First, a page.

05 November 1997

Review: Irving Plaza 1997

Irving Plaza
New York, NY
November 5, 1997

Richard Ashcroft, lead singer of UK sensation-of-the-moment, the Verve, must have visited the same psychic that told Kula Shaker's Crispian Mills that his band was going to be "very busy for the next ten years." Back after an amicable break-up in 1995, the Verve is now riding a massive wave of popularity thanks to their hit single "Bittersweet Symphony," an over the top in rock quality new LP, Urban Hymns, and a wonderful friendship with Verve cheerleader Oasis's Noel Gallagher.

As the house lights went down and the roar of the crowd went up, a blinding beam of laser lights signaled the entrance of the Verve. Guitarist Nick McCabe, bassist Simon Jones, drummer Pete Salisbury, and keyboardist Simon Tong walked out, followed by Richard Ashcroft, ever the consummate showman in matching white shirt & jeans, and the famed black shoes from the "Bittersweet Symphony" video. The band took the stage and launched into "A New Decade," the track from their second LP A Northern Soul's introducing the crowd to a an hour and a half set of pure sonic bliss.

The groovy, pschedelicized set was a mix of the band's three LPs--A Storm In Heaven, A Northern Soul, and Urban Hymns--and had an arena gleam that might be more at home at Madison Square Garden. On songs like "Slide Away," "Man Called Sun," and "Stormy Clouds" various audience members could be seen in a trance-state, often levitating with eyes rolled upward.

On the more subdued tracks like "On Your Own," "Drugs Don't Work," and "Sonnet" Ashcroft strummed away on an acoustic guitar, letting the melody flow and seemingly cleanse his body. "The Rolling People," was the most potent song of the night where the band got to bare their teeth, indeed achieving what they had wished to do all along: Make rock dangerous once again.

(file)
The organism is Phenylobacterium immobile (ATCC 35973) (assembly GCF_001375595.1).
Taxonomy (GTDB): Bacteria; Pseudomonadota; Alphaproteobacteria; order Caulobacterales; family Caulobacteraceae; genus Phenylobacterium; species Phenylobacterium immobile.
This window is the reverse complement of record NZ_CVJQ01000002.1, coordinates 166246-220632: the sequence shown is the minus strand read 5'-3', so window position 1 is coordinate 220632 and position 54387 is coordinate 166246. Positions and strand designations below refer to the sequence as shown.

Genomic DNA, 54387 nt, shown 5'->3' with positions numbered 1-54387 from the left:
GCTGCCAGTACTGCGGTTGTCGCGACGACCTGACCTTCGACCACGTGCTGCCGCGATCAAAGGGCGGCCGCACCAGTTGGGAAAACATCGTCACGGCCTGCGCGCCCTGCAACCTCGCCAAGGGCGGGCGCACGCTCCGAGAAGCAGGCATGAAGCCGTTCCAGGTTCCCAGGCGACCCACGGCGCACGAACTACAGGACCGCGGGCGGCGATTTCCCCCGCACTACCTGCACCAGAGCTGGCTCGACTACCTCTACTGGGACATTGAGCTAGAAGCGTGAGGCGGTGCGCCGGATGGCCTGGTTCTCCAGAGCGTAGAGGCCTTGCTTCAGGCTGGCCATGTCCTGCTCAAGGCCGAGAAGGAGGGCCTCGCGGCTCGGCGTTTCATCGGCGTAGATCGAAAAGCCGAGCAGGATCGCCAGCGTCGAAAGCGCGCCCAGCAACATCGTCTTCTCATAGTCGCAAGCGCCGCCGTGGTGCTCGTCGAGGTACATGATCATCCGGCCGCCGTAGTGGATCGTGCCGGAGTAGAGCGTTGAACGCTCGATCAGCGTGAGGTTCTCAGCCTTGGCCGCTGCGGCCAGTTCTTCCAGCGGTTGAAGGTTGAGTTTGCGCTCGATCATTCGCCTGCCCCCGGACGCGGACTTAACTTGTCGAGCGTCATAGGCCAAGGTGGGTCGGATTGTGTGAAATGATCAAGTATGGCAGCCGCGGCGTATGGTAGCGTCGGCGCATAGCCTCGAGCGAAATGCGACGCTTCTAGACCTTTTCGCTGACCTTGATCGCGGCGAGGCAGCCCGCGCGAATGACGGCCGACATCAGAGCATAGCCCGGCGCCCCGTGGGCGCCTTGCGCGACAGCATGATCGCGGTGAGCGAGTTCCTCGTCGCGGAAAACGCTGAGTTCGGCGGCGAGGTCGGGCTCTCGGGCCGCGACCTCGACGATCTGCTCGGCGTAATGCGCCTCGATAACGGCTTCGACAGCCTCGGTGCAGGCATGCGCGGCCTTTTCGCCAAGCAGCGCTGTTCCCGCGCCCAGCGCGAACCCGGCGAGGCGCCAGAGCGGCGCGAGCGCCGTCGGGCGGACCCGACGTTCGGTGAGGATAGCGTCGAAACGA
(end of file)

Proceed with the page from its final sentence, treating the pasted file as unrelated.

Ashcroft kept the onstage chatter to a bare minimum, stopping only to introduce a song or two or say thank you to the adoring crowd. Often, he would beckon the crowd closer and closer, hoping to incite a riot that surprisingly never happened. There wasn't even stage diving or crowd surfing!

Finally, after closing the set with "Stormy Clouds," the band took an extremely short break, only to come back and play the hit song, "Bittersweet Symphony." Complete with a recording of the famed string section, the band pleased the majority of the newer fans, but the real piece de resistance was combined in the last two songs, "History" and Urban Hymns closer, "Come On."

"We're gonna leave you with a fu**ing good one!" Ashcroft chanted before "Come On," a song that closed the show at an apex. Ten minutes of sound that seemed too much for an opening night. After three years away from New York, it was a strong comeback show for the Verve--enough to make a believer out of the uninitiated.
  • Originally featured on The Verve Sunset Strip site run by Matt
  • Spin Magazine, by Arleen Colone